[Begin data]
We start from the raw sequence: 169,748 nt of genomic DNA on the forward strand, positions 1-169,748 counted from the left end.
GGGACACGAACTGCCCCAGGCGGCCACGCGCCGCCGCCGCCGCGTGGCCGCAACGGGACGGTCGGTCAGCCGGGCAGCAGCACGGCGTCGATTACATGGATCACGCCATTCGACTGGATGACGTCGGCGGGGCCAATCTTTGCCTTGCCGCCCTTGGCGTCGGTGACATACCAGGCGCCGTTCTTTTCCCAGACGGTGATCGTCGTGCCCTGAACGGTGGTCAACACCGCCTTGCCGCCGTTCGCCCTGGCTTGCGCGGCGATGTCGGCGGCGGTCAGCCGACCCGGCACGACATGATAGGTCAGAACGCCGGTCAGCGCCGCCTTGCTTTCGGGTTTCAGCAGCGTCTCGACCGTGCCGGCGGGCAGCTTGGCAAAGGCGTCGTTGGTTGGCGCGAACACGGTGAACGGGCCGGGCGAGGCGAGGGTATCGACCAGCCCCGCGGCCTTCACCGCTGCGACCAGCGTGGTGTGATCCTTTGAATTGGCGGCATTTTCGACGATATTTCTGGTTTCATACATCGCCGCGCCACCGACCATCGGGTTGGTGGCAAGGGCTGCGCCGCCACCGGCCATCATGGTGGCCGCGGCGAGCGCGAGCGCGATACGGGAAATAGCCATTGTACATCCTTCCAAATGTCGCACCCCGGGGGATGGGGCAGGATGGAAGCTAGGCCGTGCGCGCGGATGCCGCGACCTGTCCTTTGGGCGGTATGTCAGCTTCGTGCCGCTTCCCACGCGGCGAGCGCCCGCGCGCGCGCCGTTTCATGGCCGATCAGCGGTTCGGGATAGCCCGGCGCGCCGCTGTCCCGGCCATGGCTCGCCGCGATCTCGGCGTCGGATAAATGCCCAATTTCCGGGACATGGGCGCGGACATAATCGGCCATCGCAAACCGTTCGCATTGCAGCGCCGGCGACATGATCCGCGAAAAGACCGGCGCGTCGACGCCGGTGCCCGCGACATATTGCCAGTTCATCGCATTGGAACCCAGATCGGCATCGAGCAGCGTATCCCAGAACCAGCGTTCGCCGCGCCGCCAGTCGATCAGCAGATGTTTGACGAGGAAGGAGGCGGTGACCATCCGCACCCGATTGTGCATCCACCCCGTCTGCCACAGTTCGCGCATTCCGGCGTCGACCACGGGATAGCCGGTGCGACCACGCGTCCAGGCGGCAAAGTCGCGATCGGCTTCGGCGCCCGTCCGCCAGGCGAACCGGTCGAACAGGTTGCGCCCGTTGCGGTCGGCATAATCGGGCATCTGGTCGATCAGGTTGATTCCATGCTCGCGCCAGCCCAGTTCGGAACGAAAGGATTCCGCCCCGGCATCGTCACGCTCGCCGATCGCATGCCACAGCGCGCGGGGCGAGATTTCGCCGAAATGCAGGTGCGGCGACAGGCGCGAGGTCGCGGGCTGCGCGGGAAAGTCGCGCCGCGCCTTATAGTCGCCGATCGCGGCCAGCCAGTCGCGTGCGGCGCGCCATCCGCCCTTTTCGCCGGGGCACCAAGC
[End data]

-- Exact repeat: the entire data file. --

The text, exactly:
We start from the raw sequence: 169,748 nt of genomic DNA on the forward strand, positions 1-169,748 counted from the left end.
GGGACACGAACTGCCCCAGGCGGCCACGCGCCGCCGCCGCCGCGTGGCCGCAACGGGACGGTCGGTCAGCCGGGCAGCAGCACGGCGTCGATTACATGGATCACGCCATTCGACTGGATGACGTCGGCGGGGCCAATCTTTGCCTTGCCGCCCTTGGCGTCGGTGACATACCAGGCGCCGTTCTTTTCCCAGACGGTGATCGTCGTGCCCTGAACGGTGGTCAACACCGCCTTGCCGCCGTTCGCCCTGGCTTGCGCGGCGATGTCGGCGGCGGTCAGCCGACCCGGCACGACATGATAGGTCAGAACGCCGGTCAGCGCCGCCTTGCTTTCGGGTTTCAGCAGCGTCTCGACCGTGCCGGCGGGCAGCTTGGCAAAGGCGTCGTTGGTTGGCGCGAACACGGTGAACGGGCCGGGCGAGGCGAGGGTATCGACCAGCCCCGCGGCCTTCACCGCTGCGACCAGCGTGGTGTGATCCTTTGAATTGGCGGCATTTTCGACGATATTTCTGGTTTCATACATCGCCGCGCCACCGACCATCGGGTTGGTGGCAAGGGCTGCGCCGCCACCGGCCATCATGGTGGCCGCGGCGAGCGCGAGCGCGATACGGGAAATAGCCATTGTACATCCTTCCAAATGTCGCACCCCGGGGGATGGGGCAGGATGGAAGCTAGGCCGTGCGCGCGGATGCCGCGACCTGTCCTTTGGGCGGTATGTCAGCTTCGTGCCGCTTCCCACGCGGCGAGCGCCCGCGCGCGCGCCGTTTCATGGCCGATCAGCGGTTCGGGATAGCCCGGCGCGCCGCTGTCCCGGCCATGGCTCGCCGCGATCTCGGCGTCGGATAAATGCCCAATTTCCGGGACATGGGCGCGGACATAATCGGCCATCGCAAACCGTTCGCATTGCAGCGCCGGCGACATGATCCGCGAAAAGACCGGCGCGTCGACGCCGGTGCCCGCGACATATTGCCAGTTCATCGCATTGGAACCCAGATCGGCATCGAGCAGCGTATCCCAGAACCAGCGTTCGCCGCGCCGCCAGTCGATCAGCAGATGTTTGACGAGGAAGGAGGCGGTGACCATCCGCACCCGATTGTGCATCCACCCCGTCTGCCACAGTTCGCGCATTCCGGCGTCGACCACGGGATAGCCGGTGCGACCACGCGTCCAGGCGGCAAAGTCGCGATCGGCTTCGGCGCCCGTCCGCCAGGCGAACCGGTCGAACAGGTTGCGCCCGTTGCGGTCGGCATAATCGGGCATCTGGTCGATCAGGTTGATTCCATGCTCGCGCCAGCCCAGTTCGGAACGAAAGGATTCCGCCCCGGCATCGTCACGCTCGCCGATCGCATGCCACAGCGCGCGGGGCGAGATTTCGCCGAAATGCAGGTGCGGCGACAGGCGCGAGGTCGCGGGCTGCGCGGGAAAGTCGCGCCGCGCCTTATAGTCGCCGATCGCGGCCAGCCAGTCGCGTGCGGCGCGCCATCCGCCCTTTTCGCCGGGGCACCAAGC